Woodcut, 1506. A cesarean section has been performed on a dead woman; to the left stand three men, to the right stand three women; a surgeon stands next to the body holding a razor, and a midwife extracts the baby. The Roman Lex Regia of Numa Pompilius (715-673 BC), required that the child of a mother dead in childbirth be cut from her womb, a religious requirement that mothers not be buried pregnant, that evolved into a way of saving the fetus when it was realized the woman could not survive the delivery. Speculation that Julius Caesar was born by the method is false. A Caesarean section is a surgical procedure in which one or more incisions are made through a mother's abdomen and uterus to deliver one or more babies. A Caesarean section is usually performed when a vaginal delivery would put the baby's or mother's life or health at risk.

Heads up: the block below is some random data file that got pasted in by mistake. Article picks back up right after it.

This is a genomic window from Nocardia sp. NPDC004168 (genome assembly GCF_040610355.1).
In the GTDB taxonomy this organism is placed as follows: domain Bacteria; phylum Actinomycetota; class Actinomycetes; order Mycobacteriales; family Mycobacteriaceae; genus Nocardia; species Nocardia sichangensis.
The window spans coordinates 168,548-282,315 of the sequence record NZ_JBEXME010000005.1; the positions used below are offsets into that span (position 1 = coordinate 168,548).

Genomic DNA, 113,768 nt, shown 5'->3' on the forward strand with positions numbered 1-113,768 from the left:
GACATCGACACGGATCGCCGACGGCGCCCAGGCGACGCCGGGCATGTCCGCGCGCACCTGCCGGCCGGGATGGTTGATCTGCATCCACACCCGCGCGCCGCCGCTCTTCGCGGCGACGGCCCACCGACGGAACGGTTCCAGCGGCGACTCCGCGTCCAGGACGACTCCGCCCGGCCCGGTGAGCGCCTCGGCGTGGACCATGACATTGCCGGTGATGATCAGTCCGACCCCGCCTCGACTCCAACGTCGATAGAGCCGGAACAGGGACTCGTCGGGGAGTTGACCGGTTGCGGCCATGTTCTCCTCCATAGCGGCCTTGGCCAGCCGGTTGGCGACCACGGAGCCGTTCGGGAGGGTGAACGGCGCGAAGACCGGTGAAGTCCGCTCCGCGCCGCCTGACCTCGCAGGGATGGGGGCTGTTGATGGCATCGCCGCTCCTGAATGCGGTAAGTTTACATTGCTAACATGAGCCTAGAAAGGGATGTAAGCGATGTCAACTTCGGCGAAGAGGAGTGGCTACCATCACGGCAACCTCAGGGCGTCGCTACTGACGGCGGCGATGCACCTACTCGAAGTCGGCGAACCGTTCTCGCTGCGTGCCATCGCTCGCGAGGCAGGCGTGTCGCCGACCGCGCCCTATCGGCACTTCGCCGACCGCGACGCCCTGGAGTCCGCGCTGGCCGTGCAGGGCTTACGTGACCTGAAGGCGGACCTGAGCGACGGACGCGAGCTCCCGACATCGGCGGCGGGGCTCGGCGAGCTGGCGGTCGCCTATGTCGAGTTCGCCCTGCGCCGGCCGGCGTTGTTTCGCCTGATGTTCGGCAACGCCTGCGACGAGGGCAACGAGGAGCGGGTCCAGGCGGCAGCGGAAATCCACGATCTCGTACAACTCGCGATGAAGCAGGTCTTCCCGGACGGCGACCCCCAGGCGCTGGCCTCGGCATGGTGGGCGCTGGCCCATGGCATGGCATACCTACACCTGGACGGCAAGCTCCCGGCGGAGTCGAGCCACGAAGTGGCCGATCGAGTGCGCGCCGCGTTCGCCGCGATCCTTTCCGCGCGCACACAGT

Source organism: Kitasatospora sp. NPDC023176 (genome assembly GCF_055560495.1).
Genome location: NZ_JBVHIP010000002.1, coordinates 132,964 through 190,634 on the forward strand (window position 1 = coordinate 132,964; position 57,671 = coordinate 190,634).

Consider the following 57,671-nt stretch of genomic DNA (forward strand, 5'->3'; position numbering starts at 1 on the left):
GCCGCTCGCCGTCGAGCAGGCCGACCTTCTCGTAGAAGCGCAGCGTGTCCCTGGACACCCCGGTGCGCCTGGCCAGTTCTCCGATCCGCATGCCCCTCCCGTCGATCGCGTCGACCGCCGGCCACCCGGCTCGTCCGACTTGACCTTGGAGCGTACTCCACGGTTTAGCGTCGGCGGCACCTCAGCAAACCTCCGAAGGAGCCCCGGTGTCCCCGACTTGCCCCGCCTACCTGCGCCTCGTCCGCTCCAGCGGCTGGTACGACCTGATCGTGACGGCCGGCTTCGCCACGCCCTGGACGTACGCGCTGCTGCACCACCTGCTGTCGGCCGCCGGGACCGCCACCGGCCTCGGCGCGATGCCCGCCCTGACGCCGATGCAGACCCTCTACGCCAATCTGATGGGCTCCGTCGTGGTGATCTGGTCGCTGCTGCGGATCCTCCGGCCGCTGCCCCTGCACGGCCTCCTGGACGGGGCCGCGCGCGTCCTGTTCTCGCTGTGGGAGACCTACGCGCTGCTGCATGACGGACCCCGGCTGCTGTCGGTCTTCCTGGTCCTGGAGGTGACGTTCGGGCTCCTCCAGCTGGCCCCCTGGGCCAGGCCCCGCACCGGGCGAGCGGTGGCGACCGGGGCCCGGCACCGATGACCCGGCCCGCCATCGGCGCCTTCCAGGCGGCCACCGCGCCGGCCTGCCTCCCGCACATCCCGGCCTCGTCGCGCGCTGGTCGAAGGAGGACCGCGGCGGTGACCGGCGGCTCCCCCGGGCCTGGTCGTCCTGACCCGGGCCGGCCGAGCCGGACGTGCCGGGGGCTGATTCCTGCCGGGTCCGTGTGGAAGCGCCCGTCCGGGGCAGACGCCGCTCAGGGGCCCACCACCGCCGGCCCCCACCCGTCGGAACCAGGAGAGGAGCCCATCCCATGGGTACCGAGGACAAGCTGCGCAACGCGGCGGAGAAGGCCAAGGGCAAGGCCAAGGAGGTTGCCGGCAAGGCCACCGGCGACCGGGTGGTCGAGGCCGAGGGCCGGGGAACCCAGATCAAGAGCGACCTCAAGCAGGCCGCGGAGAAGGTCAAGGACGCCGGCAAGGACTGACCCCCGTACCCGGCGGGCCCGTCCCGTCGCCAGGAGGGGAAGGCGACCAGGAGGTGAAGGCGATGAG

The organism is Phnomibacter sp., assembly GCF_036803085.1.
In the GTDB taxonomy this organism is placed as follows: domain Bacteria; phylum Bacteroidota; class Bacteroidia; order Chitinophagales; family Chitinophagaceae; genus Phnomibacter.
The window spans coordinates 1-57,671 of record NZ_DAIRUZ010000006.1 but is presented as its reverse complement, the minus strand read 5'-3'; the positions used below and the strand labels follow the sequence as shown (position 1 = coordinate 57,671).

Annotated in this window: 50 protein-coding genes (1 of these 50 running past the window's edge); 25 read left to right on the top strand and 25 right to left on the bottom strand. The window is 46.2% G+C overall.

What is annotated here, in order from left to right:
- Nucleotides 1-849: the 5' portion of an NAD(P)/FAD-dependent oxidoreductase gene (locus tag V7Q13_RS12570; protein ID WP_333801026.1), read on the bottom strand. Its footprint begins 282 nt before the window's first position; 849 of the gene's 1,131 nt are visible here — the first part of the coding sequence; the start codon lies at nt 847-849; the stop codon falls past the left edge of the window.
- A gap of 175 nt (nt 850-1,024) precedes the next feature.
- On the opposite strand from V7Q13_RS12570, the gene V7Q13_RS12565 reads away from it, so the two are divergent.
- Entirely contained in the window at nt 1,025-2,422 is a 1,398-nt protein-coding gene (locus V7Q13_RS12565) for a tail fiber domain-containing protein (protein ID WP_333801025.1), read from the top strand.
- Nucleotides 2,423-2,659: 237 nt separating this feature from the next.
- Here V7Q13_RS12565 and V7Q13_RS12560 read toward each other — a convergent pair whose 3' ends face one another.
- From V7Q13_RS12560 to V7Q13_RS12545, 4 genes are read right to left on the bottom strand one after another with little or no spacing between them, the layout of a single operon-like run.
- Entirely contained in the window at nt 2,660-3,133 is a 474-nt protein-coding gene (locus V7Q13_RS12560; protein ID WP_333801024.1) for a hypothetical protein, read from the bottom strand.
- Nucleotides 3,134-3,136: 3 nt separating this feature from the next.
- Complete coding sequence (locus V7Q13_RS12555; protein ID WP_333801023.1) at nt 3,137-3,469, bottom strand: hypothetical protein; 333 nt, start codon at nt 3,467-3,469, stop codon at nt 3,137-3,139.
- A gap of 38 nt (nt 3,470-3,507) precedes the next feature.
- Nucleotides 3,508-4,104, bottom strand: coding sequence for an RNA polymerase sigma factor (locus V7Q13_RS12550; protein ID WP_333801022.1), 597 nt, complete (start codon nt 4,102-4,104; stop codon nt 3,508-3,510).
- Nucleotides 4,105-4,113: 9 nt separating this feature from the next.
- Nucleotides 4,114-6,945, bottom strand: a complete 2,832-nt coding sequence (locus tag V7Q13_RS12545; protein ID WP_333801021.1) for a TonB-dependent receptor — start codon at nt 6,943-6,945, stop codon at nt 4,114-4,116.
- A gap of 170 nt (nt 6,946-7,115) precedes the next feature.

March 7th, 2013
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